Where does all this sodium come from? It turns out it’s not all from the salt shaker at the dinner table.  About a quarter of the sodium we consume comes from sprinkling salt on food, from condiments such as ketchup, and from natural sources. The majority of our sodium consumption, however, comes from processed foods. The list of significant sodium sources includes fast foods, canned and frozen vegetables, canned and dried soups, frozen convenience foods, canned tuna, cured meats such as bacon and ham, and chips and other salty snacks. Sodium is even found in ready-to-eat breakfast cereals—it turns out that we may be consuming sodium without even tasting its presence!

Many of the foods on that list are a part of my every day diet—and probably part of yours, too. In 2014, I’m going to reimagesCAL4QSDGduce the amount of sodium I consume. I will eat more fresh and unprocessed food, start making my own soups, and commit to eating more veggies.

Yes, I know this means I’ll be spending a little more time in the kitchen, but considering the health benefits for myself and my family, I think it’s worth it. I’m also going to break the habit of adding salt to my food at the dinner table. To make sure that food still tastes delicious, I plan to use more herb seasoning and other salt substitutes–that way I won’t miss the salt shaker so much. At the grocery store, I’m going to take the time to read the nutrition labels, looking out for foods that contain less than 500mg per serving and trying out low sodium alternatives to the products I usually buy.

By the end of this year, I expect that I will have very much reduced my daily consumption of sodium, and helped my family to do so, too. It might be a little difficult at first, but I know that we’ll all feel a little better for it!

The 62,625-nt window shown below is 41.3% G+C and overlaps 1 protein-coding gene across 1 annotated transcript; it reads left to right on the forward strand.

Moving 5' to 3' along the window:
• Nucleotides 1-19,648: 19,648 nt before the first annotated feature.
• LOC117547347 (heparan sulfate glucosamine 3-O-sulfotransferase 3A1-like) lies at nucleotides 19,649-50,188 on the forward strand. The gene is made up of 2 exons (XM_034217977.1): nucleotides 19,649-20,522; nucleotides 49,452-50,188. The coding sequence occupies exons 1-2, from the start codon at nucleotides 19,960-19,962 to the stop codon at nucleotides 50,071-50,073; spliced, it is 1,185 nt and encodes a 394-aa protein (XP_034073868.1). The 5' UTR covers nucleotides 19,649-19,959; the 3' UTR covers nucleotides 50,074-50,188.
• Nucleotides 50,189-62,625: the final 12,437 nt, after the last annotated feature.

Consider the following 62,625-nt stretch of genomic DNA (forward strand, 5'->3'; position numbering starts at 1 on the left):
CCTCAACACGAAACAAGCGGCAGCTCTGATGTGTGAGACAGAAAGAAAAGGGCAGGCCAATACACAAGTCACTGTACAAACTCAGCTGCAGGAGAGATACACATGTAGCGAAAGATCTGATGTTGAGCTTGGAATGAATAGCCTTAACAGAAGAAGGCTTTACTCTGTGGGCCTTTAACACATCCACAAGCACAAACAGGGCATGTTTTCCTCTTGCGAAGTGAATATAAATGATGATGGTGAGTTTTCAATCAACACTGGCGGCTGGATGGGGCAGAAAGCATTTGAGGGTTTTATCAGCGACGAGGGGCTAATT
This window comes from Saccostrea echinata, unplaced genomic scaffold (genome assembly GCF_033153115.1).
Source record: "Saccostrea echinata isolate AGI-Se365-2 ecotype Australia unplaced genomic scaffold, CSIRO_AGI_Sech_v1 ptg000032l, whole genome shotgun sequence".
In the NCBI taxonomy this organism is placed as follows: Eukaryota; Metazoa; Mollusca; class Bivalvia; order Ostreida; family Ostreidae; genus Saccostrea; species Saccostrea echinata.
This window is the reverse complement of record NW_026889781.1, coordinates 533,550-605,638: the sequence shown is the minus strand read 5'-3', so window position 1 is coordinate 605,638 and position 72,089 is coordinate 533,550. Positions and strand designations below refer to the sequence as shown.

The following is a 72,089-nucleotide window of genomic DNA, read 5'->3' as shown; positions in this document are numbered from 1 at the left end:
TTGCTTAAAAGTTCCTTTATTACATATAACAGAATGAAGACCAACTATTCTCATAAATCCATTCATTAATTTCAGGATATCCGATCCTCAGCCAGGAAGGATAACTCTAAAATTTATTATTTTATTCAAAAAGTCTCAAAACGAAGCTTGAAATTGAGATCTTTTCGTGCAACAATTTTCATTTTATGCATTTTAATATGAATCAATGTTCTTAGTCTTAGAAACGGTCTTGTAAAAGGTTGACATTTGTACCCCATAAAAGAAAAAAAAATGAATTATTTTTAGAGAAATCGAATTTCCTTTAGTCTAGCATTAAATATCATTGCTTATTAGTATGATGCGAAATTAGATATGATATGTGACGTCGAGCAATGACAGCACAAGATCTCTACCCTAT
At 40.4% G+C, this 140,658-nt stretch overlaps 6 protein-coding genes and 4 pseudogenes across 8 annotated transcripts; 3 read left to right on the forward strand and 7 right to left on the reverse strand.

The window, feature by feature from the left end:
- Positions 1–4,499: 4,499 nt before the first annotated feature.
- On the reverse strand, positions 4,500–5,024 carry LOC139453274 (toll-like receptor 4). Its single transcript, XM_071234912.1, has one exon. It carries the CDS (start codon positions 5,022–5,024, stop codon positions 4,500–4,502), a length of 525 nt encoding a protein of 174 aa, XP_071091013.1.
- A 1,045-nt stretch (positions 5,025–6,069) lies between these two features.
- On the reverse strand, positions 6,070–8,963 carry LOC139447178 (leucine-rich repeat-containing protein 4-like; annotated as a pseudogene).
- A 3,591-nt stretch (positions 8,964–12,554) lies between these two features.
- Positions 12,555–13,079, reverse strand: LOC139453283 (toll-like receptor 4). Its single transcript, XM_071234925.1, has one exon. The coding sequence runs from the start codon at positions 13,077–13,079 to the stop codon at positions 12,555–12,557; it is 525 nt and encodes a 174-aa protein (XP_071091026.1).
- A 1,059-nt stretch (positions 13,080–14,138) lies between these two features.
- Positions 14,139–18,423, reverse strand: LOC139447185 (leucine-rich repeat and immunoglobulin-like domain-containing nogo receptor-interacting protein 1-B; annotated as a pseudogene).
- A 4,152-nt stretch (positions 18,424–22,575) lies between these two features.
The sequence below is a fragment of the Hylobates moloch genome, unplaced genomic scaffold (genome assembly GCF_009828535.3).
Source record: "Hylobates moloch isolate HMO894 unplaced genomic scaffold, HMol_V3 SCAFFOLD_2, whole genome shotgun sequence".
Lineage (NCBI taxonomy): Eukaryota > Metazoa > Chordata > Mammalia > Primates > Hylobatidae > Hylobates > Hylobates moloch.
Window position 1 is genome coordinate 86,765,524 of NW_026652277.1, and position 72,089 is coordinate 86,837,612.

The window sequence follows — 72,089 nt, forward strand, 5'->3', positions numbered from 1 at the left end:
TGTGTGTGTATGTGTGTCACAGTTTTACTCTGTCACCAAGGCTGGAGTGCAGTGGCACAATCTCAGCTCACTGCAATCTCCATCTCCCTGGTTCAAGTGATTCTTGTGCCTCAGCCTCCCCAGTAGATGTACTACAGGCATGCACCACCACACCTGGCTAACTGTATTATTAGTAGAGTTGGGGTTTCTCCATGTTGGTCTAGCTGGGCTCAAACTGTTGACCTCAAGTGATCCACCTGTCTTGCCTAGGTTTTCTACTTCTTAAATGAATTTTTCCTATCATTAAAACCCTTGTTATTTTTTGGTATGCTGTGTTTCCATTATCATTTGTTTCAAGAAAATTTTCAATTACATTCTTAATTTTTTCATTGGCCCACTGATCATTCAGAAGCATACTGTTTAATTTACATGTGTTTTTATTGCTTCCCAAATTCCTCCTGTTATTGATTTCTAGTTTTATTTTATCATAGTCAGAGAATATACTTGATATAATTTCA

Extension reaches out to the Burmese population

12 Dec


Jessica Hill demonstrate different spices participants can use instead of salt, to prepare healthier meals.

DeKalb County is the third most populated county in the state of Georgia. County officials usually highlight the fact that DeKalb has been recognized as one of Georgia’s most culturally diverse communities. More than 64 languages representing Asian, Hispanic, European, and African cultures are spoken. The county has also become a shelter for Asian, African, Iraqi and Latino people who seek asylum due to difficult circumstances in their home countries.
DeKalb County recently delivered a cancer prevention class to a group of Burmese women and children in collaboration with the county’s Women’s Refugee Center. The class, presented with the assistance of an interpreter, provided a great opportunity to educate these new comers and expose them to Extension and the University of Georgia. Funded in part by the American Cancer Society, this class provides crucial information to participants about the importance of early detection, screening activities, and nutrition practices in the prevention of cancer. The group enjoyed tasting new recipes that were low in fat and rich in fiber and nutrients. This class is offered to the community at no cost. For more information, please contact your local Extension office. In DeKalb County, call 404-298-4080 and in Gwinnett County, call 678-377-4014.